There are few things on earth more annoying than enduring a couple of hours of intense discomfort (or agony if you’re fool enough to try it during menstruation week) in an attempt to render oneself more attractive than God really intended – only to get home and have the man in your life greet you with a puzzled: “But you look exactly the same! What were you doing there for three hours?”
Contemplating ways and means for your early demise, probably. Where do you keep the knives, again?
Men think women are being unreasonable with all this prettification business. So you went to the salon and did your little routine. What’s the big deal? Why should they notice? Well, remember that the next time you run into a woman with a mustache, won’t you? It’s just a little facial hair. So she didn’t feel like going to the salon and doing the same old, same old. You don’t mind, do you? What’s the big deal? Why should you notice?
I can’t remember when I noticed the fact that I had mysteriously spouted hair on body parts that weren’t supposed to have any (my TeeVee said so!) but it must have been shortly after I was thirteen when this leggy young thing from Section C started pulling her hemlines higher and higher, the better to show off that wax job. Sadly, with a stuffy mother like mine i.e. one who strongly disapproved of minors yanking their hair out by the roots in an effort to look more sexy, I wasn’t about to join that club anytime soon.
But as I discovered when I turned eighteen and finally moved into the grown up section of the salon, things were neither as simple as I had imagined them to be nor was I as badly off as some other unfortunates the salon-girls liked to mention.
“You know that girl, Chandramukhi**?” the friendly young thing asks as she busily scrapes molten wax over my half-cooked flesh. “She comes in here to get her chest waxed.”
“Her chest waxed?” I gape as visions of the lovely Chandramukhi transforming at night into a man named Chandru race through my mind. “What do you mean?”
“Some women,” she says darkly, “have hair all over. You’re lucky you don’t need so much work.” She glances disapprovingly at my modest “salon-work” bra (go ahead, punk, drip sticky wax on it. See if I care!), currently hiding much of my non-hairy chest from her inquiring gaze.
Now I may not be exactly hirsute, especially by Chandramukhi standards, but let’s face it: Indians, in general, have more than their fair share of hair. Body hair, facial hair, so much hair that some of us donate the stuff at temples, which then make expensive wigs out of it and sell it for mucho moolah abroad. Waste not, want not.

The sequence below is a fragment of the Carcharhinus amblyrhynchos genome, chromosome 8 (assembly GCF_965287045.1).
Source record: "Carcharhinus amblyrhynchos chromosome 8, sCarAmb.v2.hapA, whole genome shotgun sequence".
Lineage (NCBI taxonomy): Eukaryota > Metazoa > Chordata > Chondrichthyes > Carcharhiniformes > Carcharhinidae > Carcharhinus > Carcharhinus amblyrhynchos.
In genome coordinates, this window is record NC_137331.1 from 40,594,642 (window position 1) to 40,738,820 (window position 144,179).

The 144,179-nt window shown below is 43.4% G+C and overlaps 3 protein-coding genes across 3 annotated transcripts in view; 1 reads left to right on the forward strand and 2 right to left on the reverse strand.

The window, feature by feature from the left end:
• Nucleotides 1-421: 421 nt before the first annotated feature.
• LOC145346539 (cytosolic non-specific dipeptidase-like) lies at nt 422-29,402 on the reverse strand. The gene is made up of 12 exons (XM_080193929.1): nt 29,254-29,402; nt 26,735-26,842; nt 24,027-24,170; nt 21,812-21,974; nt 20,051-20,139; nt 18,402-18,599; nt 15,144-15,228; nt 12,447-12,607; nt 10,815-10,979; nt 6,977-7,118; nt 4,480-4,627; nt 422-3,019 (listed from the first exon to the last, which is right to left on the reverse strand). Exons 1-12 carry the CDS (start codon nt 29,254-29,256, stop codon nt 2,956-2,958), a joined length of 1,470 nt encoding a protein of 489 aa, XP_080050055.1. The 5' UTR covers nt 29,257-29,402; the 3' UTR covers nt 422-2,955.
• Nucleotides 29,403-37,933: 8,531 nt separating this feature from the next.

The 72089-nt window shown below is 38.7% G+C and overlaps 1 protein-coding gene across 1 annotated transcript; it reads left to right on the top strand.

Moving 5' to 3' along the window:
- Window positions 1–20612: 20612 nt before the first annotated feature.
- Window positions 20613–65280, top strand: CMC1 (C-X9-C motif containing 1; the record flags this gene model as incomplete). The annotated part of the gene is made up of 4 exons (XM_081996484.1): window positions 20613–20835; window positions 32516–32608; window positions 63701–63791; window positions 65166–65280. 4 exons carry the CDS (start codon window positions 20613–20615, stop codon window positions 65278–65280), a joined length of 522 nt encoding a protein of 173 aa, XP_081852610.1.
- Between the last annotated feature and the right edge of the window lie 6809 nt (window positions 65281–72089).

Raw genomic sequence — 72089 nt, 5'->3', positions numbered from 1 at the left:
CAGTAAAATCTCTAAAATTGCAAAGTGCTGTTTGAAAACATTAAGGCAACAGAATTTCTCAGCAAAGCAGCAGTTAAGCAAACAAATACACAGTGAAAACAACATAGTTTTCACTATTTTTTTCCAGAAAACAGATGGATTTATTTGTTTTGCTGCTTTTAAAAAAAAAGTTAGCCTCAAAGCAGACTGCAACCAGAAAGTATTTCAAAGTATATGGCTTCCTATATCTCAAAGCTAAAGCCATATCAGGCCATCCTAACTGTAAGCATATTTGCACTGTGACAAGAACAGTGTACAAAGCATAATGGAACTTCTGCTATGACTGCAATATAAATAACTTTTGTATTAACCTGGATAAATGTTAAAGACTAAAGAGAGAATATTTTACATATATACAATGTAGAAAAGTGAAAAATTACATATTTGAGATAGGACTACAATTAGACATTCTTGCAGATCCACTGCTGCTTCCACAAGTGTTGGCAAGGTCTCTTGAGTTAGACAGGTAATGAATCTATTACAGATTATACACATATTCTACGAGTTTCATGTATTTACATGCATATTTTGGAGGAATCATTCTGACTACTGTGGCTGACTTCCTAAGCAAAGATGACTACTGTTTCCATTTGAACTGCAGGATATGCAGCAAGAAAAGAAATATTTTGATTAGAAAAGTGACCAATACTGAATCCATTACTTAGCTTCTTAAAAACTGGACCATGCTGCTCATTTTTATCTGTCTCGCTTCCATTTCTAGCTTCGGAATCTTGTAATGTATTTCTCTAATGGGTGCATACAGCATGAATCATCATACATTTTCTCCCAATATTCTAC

“Of course,” she continues quickly, pushing the party line of salons all over the world, “if she keeps waxing then it will only lessen as time goes by. Eventually, it will stop.”
That’s true – my aunt doesn’t have any body hair. Of course, she didn’t have much hair to begin with and it only took her fifty years to get to that point. A point, incidentally, that coincided with partial baldness. But hey, the hair growth did stop! Eventually.
You know, 30 isn’t all that far away from me, this isn’t my first brush with wax, and I’m still coming back – you can give it a rest. I’m obviously in this for the long haul. I don’t need the hard sell. In fact, I like waxing.
That’s right – I said I like it. I find it soothing, especially when somebody else is doing all the work. Mind, if my hair came equipped with the kind of extra-strength roots God saw fit to bestow upon my best friend, it’s likely I’d be singing a different opera. But as things stand, I like it just fine. In fact, if I were to compare it to, say, threading I’d say I positively love to wax. If only my face didn’t erupt into angry rashes every time I introduce it to wax, I’d probably stop ferreting out those dreaded threaders in every city I go to.
Waxing is probably not doing my skin any favors but it leaves me feeling fresh and clean whereas shaving just leaves me feeling frazzled and angry. And occasionally dripping blood, but that’s another story. I don’t even mind contorting myself into unnatural positions when I have to do it on my own – at least I can buy my wax in a tidy little container at the supermarket instead of making do with dough, unlike the housewives of Jerusalem in that Tom Hanks movie.
Progress – I’m all for it.
** not her real name. Duh.